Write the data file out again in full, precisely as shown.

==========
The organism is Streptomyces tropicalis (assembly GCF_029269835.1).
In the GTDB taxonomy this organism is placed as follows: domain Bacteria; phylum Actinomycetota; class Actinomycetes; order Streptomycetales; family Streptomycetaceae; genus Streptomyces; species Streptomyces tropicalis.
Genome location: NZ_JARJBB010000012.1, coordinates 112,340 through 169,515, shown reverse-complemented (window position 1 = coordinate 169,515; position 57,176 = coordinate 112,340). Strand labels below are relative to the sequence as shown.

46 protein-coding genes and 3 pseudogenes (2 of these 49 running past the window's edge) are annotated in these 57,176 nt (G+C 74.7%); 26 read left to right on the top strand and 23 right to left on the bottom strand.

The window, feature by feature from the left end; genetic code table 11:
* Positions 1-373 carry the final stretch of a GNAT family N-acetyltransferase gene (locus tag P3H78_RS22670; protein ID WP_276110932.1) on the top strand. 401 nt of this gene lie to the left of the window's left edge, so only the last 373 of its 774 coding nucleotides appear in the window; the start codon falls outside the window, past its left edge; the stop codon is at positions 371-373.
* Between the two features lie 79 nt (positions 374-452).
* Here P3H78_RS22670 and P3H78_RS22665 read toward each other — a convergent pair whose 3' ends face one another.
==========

The organism is Streptomyces tropicalis (assembly GCF_029269835.1).
In the GTDB taxonomy this organism is placed as follows: domain Bacteria; phylum Actinomycetota; class Actinomycetes; order Streptomycetales; family Streptomycetaceae; genus Streptomyces; species Streptomyces tropicalis.
Genome location: NZ_JARJBB010000012.1, coordinates 112,340 through 169,515, shown reverse-complemented (window position 1 = coordinate 169,515; position 57,176 = coordinate 112,340). Strand labels below are relative to the sequence as shown.

46 protein-coding genes and 3 pseudogenes (2 of these 49 running past the window's edge) are annotated in these 57,176 nt (G+C 74.7%); 26 read left to right on the top strand and 23 right to left on the bottom strand.

The window, feature by feature from the left end; genetic code table 11:
* Positions 1-373 carry the final stretch of a GNAT family N-acetyltransferase gene (locus tag P3H78_RS22670; protein ID WP_276110932.1) on the top strand. 401 nt of this gene lie to the left of the window's left edge, so only the last 373 of its 774 coding nucleotides appear in the window; the start codon falls outside the window, past its left edge; the stop codon is at positions 371-373.
* Between the two features lie 79 nt (positions 374-452).
* Here P3H78_RS22670 and P3H78_RS22665 read toward each other — a convergent pair whose 3' ends face one another.